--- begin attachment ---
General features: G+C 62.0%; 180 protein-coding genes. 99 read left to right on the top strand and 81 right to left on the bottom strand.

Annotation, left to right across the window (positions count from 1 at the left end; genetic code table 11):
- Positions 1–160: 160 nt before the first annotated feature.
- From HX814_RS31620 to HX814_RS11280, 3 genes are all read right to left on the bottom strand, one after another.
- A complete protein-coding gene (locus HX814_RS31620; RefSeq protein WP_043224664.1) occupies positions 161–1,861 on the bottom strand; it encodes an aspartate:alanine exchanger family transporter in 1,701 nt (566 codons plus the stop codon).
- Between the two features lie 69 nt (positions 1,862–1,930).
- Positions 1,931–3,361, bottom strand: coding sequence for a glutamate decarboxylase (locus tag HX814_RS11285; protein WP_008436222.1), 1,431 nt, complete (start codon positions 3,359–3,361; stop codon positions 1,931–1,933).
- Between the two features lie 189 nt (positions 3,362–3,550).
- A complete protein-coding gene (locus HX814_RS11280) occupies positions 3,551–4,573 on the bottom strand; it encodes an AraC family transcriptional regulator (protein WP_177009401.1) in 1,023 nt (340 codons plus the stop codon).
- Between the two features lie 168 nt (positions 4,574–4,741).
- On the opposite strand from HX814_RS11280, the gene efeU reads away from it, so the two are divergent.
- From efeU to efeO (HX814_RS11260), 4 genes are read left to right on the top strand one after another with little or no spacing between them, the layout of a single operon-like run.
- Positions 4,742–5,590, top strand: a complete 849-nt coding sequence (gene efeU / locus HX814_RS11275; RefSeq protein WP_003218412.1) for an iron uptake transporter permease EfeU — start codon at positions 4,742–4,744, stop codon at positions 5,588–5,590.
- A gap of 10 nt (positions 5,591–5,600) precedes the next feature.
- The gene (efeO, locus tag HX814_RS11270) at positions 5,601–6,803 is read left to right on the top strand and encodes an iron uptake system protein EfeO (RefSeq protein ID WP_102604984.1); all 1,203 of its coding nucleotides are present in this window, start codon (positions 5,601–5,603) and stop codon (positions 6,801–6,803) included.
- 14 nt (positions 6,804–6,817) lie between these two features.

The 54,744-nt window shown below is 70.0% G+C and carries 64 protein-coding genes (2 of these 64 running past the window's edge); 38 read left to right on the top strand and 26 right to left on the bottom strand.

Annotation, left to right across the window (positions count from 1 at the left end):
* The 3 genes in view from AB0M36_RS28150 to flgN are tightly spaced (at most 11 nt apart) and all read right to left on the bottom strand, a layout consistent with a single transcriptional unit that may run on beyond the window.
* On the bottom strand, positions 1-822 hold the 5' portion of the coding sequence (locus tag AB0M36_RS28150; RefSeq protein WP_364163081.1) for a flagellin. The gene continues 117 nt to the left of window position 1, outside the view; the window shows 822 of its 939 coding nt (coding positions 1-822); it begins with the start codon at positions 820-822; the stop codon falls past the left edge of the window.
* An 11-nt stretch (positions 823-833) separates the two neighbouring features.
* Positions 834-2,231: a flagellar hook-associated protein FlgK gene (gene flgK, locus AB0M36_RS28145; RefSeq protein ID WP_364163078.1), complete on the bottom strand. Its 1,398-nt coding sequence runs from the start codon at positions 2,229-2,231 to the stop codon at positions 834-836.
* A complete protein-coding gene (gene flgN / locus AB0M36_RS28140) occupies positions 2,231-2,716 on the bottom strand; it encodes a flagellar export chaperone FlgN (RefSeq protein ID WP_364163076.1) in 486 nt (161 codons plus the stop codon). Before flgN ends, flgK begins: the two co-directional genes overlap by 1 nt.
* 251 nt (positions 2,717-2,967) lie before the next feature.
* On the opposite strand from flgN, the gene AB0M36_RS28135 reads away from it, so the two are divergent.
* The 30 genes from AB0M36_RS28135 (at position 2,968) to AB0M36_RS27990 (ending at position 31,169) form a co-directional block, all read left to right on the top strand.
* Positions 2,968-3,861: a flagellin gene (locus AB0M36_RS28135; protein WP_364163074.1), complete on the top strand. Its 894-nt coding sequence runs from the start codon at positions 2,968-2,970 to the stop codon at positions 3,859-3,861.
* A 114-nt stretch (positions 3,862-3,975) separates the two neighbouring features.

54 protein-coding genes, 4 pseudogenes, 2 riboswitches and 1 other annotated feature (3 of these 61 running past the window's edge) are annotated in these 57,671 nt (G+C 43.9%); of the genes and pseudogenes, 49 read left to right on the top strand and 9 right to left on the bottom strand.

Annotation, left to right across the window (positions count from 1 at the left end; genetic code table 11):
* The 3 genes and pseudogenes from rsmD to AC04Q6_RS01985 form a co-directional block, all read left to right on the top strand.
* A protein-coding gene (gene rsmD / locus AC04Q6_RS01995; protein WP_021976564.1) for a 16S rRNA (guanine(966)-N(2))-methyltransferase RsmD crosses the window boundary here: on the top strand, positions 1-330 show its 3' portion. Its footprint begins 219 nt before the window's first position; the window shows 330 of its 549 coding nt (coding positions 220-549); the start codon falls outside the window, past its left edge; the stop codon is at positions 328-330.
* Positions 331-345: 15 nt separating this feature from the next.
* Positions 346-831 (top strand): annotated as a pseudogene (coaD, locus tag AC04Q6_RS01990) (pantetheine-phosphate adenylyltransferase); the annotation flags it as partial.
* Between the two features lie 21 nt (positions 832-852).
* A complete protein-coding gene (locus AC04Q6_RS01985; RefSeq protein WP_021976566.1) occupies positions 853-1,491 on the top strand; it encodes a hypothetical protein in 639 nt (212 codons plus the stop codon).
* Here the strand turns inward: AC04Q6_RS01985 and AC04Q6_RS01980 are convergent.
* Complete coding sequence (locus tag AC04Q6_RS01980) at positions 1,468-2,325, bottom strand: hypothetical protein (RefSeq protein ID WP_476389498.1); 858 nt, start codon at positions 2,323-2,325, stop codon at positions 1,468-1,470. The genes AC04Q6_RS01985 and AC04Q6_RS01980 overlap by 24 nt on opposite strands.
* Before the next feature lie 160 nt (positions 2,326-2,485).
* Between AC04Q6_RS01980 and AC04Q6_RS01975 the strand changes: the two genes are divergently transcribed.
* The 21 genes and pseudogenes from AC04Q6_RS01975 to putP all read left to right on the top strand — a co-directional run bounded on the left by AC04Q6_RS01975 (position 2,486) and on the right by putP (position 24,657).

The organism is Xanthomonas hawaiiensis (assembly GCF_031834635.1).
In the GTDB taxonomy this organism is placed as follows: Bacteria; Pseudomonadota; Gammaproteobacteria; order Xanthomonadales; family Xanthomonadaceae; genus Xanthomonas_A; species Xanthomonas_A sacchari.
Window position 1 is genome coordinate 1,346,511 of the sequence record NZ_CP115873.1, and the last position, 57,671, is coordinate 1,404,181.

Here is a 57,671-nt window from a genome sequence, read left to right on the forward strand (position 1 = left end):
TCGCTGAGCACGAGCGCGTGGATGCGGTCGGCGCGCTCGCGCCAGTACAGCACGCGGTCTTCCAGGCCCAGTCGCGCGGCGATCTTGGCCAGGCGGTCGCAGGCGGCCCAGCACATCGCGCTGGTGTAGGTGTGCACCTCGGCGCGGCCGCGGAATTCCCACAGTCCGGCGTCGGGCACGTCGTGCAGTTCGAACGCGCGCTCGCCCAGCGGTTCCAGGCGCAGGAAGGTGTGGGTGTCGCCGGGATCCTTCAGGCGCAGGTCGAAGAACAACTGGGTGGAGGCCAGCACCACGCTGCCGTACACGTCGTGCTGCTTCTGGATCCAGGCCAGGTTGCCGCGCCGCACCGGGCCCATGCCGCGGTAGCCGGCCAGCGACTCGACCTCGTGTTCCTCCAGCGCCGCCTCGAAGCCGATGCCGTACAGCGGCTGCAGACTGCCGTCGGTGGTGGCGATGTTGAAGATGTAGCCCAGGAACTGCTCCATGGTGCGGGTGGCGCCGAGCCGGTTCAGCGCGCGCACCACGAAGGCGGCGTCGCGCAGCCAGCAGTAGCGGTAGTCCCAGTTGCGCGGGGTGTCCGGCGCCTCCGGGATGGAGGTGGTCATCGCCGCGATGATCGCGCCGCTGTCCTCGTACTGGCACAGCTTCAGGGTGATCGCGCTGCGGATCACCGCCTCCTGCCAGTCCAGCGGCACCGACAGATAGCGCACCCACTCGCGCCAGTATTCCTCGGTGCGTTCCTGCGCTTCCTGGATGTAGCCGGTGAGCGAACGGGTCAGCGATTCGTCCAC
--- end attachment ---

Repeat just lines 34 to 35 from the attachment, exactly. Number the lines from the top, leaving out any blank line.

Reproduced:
* Positions 346-831 (top strand): annotated as a pseudogene (coaD, locus tag AC04Q6_RS01990) (pantetheine-phosphate adenylyltransferase); the annotation flags it as partial.
* Between the two features lie 21 nt (positions 832-852).